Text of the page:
BOSTON – The chip is back where it belongs on the shoulders of the Boston Celtics. After a summer a year ago when fans and media threw rose petals at the feet of a supposed title contender, then watched in uniform disgust as a team with all the potential in the world bickered and butted heads to a wholly underwhelming season, the reconfigured squad is solidly back in prove-it ground following this summer’s free agent frenzy.
The Celtics need to prove that they are still a destination franchise in the NBA after their two most accomplished players – and half of their overall rotation – left for perceived greener pastures. Kemba Walker needs to prove that he is truly a maximum-salary NBA star – not just the best-available next-tier talent left on the market after the true superstars were skimmed off the top. Enes Kanter needs to prove that he can help fill the void of both Aron Baynes and Al Horford, and that he is more the double-double machine that was taken No. 3 in the draft than the journeyman who has bounced around the league in recent seasons.
Jaylen Brown and Jayson Tatum need to prove that last year was more a case of circumstance than stagnation in their development. Gordon Hayward needs to prove that he can still be “Old G” on a regular basis – if he is ever to be “Old G” again two years removed from his gruesome ankle injury.
A year ago, the Celtics were constantly told – and foolishly came to believe – they had already arrived before they had ever really done anything. Now they have a chance to prove they are still in the contender picture when so many have cast them out of view.
“There is a lot for everybody to learn from last year’s experience,” Celtics president of basketball operations Danny Ainge said after Wednesday’s formal introduction Kanter and Walker at Auerbach Center. “I think it was a team where the expectations were probably too high all along. I would say to you guys every year that you don’t win on paper. You win on the court. And, obviously, talent wins.
“But we have a lot of talent on this team.”
Whether that talent is enough to contend with the Philadelphia 76ers and Milwaukee Bucks in the East, and the growing collection of dynamic duos out West, remains to be seen. Celtics coach Brad Stevens, whose first attempt at leading an NBA conference favorite was a failure last season, will get a chance to go back to doing what he has done best his whole career and coddle a crew of overachievers into something beyond the sum of its parts.
At least this year all indications are he will have willing parts with which to operate.
“There is nothing more important to me than having a good relationship with your head coach,” said Walker. “We’ll get there.”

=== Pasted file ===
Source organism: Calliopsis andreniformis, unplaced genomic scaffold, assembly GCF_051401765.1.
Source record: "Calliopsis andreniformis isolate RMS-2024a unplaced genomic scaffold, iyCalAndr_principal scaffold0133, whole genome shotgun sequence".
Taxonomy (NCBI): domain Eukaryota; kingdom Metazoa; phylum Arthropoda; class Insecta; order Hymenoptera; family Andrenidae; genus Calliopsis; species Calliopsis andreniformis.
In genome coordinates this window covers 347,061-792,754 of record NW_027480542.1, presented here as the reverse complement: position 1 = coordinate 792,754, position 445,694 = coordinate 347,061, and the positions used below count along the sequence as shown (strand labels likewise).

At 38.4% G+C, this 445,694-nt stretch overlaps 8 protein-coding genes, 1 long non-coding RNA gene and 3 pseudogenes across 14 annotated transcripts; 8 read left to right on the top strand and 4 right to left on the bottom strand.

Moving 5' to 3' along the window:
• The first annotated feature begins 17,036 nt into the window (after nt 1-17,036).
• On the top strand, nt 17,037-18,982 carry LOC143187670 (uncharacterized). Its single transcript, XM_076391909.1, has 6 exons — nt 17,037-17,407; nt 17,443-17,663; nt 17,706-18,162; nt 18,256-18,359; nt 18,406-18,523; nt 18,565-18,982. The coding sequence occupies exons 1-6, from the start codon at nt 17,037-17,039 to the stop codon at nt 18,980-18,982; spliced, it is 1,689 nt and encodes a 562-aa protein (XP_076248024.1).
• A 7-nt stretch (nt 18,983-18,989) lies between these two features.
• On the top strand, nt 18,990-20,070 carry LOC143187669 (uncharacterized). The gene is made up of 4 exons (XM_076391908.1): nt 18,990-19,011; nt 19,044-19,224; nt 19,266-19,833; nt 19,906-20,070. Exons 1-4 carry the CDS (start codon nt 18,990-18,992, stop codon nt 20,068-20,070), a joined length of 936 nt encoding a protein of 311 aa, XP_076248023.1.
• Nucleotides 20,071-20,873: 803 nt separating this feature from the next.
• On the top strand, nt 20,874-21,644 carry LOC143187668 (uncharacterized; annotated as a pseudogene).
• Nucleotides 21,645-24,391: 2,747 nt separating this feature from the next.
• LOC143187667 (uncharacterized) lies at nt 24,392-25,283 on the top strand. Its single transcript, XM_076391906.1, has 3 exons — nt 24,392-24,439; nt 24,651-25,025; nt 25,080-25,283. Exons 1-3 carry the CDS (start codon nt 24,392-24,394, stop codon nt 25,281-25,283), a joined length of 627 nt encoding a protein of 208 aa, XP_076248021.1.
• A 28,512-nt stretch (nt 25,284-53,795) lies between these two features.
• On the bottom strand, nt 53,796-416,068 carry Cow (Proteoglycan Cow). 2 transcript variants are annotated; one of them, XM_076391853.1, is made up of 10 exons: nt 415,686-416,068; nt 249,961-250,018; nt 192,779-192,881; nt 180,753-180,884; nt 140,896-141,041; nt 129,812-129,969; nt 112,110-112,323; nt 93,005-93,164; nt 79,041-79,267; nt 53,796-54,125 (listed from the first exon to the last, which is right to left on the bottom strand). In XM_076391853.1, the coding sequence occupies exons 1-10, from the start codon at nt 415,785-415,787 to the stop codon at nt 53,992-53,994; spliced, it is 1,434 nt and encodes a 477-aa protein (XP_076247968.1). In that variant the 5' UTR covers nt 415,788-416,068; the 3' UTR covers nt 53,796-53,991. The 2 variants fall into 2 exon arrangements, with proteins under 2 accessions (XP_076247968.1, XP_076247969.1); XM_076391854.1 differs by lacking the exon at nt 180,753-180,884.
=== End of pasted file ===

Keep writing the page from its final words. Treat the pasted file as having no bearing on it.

It was just one of many subtle, not-so-subtle, and at-times-blatant shots at Irving on the way out the door for the belief that he sabotaged a city with his petulance and his reneged commitment to Boston.
“I want to make sure no one wears it again,” Kanter joked of his decision to swipe Irving’s No. 11 that once was pegged for the rafters, before adding, “I had to do it.”
Walker, who wrote in The Players’ Tribune about his leadership style including not airing out teammates in public – as Irving did many times last year – doubled down on the comparison on Tuesday: “I’m easy to get along with … It will be easy for me to get along with anybody.”
If this is what Kanter and Walker were willing to say on day one in Boston, one can only imagine the gems Jaylen Brown is cooking up in his head to drop when he gets back to town.
Yet, while taunting Public Enemy No. 11 in Brooklyn, will delight fans in July, only wins will satiate the masses this season. A city drenched in championships over the past two decades thought it had one in the making a year ago, so the feisty underdog routine will only play as long as this Celtics squad shows it has the bite to back up its bark.
Ainge admitted on Wednesday that he had an idea in “March or April” that Irving wasn’t coming back to play ball with his father on the parquet for the long-term. He conceded that he knew on draft night that Horford was likely ticketed out of town with a departure sealed before the team could lock down Irving’s All-Star point guard replacement in Walker.
He claimed Walker and Kanter were Plan A – at that point, anyway.
In less than a month, Ainge has revamped the team with the hope of revamping its culture as well. He has taken a poorly constructed glutton for glory and turned it into a leaner, meaner squad that should be hungry to show it deserves a spot at the NBA’s big kids table.
The chip on the shoulder is back in Boston. There is plenty to prove. The good thing with the construction of this squad is that there should be plenty of opportunity to do that proving.
“I don’t know if we’re going to better,” Walker said. “I can’t tell the future. But we have a really good team – a bunch of young guys who are very talented, who I’m looking forward to playing with.
“Do I think we can be good? Yeah, I do. I want to be part of that.”